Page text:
Today, I'm going to take a little time out to talk about my book. I haven't really done a lot of that, actually talking about it, although I mention it from time to time. However, there are some changes coming up with it and a new tab, so I thought I'd talk a bit about what's going on there.
I made my book available for purchase back in January. That was probably a little earlier than I should have, but I'm glad that I did. I'll go more into how all of that came about sometime later, just in case any of the information is valuable to anyone. At any rate, I thought I'd done a fairly good job on the editing here at my computer, and, to a certain extent I did; however, when I got my proof copy and started back reading it in my kids' classes at their school, I started picking up mistakes that I had missed on the computer screen. I was fairly horrified. None of them were horrible enough, though, to prompt me to pull the book from availability, as many of them were only recognizable as mistakes to me. Except a homophone early on the book, which I decided to ignore, for the moment, and the inclusion of the wrong name for a character late in the book (that was the one that really horrified me).
Anyway... none of that is what I really want to talk about.
There are several things that are unconventional about my novel, but, then, I'm fairly unconventional, so what can I say? One of those things is changing. I'm not really sure how I feel about the change, though, which is why I'm here talking about it.
One of the things I wanted to do with the book is give it the feeling of a story that's being told by a group of kids, 3 kids, to be exact. Now, if you've ever tried to listen to multiple kids trying to tell you how something happened, you will realize that what you don't get is a nice, steady stream of information. What you do get is a lot of interruptions and arguments. I wanted the book to feel like that. To do that, there are flashes of arguments and fighting between the siblings as they tell the story. The flashes switch from the 1st person narrative of whomever is speaking at that moment to 3rd person. I kind of like the feel of it.
However... it breaks the flow of the story. Of course, this was, actually, the intent. Again, if you've ever tried to listen to a group of kids tell a story, you frequently have to guide them back to the point from whatever disagreement they are having. And here's the conflict: the kids I read to seem to really like those parts. They're funny. They get lots of laughs. A few of them have told me those are their favorite parts (including my own oldest child). Adults, though... well, those parts don't really seem to be working for the adults. They're too jarring. Break up the flow too much.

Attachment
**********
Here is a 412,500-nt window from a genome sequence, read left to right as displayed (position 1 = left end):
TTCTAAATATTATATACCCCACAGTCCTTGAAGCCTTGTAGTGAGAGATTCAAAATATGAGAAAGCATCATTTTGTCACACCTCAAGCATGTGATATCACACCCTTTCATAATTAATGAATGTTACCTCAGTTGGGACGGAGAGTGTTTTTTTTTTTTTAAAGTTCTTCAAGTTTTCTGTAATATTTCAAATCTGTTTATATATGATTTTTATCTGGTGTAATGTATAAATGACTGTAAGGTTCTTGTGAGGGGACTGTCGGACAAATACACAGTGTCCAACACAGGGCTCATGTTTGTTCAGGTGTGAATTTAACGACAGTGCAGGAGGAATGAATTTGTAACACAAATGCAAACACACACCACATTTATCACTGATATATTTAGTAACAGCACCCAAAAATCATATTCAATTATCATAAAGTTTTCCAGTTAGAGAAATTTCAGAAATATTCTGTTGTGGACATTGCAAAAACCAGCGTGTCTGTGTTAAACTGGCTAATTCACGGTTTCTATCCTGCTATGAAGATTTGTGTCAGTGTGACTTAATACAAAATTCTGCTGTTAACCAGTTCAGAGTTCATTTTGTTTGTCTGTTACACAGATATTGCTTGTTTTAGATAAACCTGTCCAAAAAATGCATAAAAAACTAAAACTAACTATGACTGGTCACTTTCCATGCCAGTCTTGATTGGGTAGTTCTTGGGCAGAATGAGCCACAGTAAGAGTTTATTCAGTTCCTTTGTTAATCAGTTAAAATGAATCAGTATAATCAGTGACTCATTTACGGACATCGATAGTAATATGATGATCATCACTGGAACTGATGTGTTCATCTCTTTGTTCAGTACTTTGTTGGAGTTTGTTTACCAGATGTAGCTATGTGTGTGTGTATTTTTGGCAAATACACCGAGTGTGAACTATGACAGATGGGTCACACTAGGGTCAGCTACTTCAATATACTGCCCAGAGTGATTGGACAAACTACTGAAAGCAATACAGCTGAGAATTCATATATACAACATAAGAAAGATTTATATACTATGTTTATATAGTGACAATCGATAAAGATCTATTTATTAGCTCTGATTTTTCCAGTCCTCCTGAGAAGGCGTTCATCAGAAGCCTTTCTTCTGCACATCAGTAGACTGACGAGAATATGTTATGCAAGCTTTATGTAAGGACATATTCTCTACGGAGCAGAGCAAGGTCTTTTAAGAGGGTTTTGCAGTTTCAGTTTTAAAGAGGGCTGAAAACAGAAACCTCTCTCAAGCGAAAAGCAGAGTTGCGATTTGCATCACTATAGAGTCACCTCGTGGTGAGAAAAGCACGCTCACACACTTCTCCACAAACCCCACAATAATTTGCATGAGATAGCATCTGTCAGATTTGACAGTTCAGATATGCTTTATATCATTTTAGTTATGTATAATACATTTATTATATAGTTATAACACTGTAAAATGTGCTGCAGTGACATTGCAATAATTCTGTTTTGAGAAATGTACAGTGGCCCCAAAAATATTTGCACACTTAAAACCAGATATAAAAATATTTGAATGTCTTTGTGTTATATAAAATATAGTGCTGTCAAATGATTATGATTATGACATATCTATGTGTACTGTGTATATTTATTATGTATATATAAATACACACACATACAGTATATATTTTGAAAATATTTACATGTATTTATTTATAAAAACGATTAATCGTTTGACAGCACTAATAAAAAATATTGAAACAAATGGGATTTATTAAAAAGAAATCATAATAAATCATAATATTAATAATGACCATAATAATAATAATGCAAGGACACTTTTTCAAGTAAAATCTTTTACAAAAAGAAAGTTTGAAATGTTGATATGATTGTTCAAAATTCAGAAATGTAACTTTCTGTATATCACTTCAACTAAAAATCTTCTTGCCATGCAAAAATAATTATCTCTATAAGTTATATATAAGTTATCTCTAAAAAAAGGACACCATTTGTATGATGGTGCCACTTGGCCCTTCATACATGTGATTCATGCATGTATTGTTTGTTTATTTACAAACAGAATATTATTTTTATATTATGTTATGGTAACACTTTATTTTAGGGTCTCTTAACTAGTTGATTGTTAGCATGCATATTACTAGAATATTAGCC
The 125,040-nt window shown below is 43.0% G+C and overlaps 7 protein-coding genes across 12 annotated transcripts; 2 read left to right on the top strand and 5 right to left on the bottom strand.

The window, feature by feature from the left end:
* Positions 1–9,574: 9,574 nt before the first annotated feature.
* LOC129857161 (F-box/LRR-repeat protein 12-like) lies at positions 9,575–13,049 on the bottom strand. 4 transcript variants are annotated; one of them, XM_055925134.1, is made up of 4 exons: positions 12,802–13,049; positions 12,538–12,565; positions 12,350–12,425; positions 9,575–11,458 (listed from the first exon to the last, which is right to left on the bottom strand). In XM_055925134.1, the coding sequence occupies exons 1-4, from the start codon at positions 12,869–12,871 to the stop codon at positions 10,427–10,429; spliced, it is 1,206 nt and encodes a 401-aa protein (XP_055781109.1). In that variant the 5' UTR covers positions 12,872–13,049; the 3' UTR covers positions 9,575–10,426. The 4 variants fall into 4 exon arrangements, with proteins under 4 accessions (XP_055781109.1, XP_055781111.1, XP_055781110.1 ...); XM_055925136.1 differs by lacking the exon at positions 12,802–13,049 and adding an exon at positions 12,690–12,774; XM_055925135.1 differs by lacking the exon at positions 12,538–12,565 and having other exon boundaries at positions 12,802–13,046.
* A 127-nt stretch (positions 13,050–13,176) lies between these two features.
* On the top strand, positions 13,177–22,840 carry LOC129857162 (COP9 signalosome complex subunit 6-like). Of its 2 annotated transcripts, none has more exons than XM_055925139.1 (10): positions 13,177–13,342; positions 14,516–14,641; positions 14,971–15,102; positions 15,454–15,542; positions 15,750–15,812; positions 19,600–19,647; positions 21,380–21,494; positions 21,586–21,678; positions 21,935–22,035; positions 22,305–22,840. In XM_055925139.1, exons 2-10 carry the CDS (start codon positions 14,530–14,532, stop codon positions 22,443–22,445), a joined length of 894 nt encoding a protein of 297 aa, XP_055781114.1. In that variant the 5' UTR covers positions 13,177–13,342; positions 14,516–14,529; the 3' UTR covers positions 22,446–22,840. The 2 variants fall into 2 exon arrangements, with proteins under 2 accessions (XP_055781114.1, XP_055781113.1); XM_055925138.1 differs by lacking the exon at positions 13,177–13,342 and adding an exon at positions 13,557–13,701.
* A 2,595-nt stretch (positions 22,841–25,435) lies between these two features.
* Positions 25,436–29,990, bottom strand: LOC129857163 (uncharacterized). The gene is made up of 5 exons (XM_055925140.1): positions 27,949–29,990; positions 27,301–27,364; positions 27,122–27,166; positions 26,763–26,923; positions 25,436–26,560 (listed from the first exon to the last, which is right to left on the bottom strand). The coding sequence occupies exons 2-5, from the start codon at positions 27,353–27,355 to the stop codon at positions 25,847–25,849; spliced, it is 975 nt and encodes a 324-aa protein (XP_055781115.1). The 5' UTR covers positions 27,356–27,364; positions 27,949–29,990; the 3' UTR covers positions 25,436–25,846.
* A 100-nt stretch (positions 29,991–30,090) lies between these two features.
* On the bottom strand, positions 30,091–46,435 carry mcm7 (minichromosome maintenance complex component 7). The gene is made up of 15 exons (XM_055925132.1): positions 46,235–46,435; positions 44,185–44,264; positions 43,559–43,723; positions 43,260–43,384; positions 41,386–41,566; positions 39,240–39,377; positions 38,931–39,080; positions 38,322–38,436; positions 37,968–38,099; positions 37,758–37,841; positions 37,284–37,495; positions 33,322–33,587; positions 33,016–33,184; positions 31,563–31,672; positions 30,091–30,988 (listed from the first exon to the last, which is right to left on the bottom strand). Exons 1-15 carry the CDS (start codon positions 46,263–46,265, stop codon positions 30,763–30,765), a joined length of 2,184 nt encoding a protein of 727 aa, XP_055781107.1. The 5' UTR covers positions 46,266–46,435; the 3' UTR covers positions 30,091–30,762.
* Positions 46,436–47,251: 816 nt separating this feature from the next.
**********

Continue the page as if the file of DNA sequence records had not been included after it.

I waffled on this issue for a long time. Is it a book for kids? or is it a book for adults? Well, hopefully, it's a book for both. I think it is. If it's a book for both, what do I do with those bits? In the end, I decided that, although the kids love those parts, they'll still like the book even without them in there. Adults, though, may not like the book with them in there, so out they go. Of course, this should also serve to drop my word count, not that I think my word count is too high, but it's certainly too high by industry standards.
All of that to say, if you want to really see my editing process, I'm making that available to you. The new chapter 1 for the 2nd edition of The House on the Corner is available via the tab up there at the top of the page. The old chapter 1 from the 1st edition of the book is available to read here. If you feel like you have the time, read them both, and let me know what you think. Once I'm ready to release the 2nd edition, however, I will be removing the old chapter 1 preview.
That being said, if you're interested in the 1st edition of the book, it only has a couple more weeks of availability. I should be finished with my revisions for the 2nd edition soon, and I'm going to pull the 1st edition about a week ahead of releasing the 2nd.
Thanks for indulging me! I hope you enjoy the read. If you do, let me know. If you don't, let me know that, too.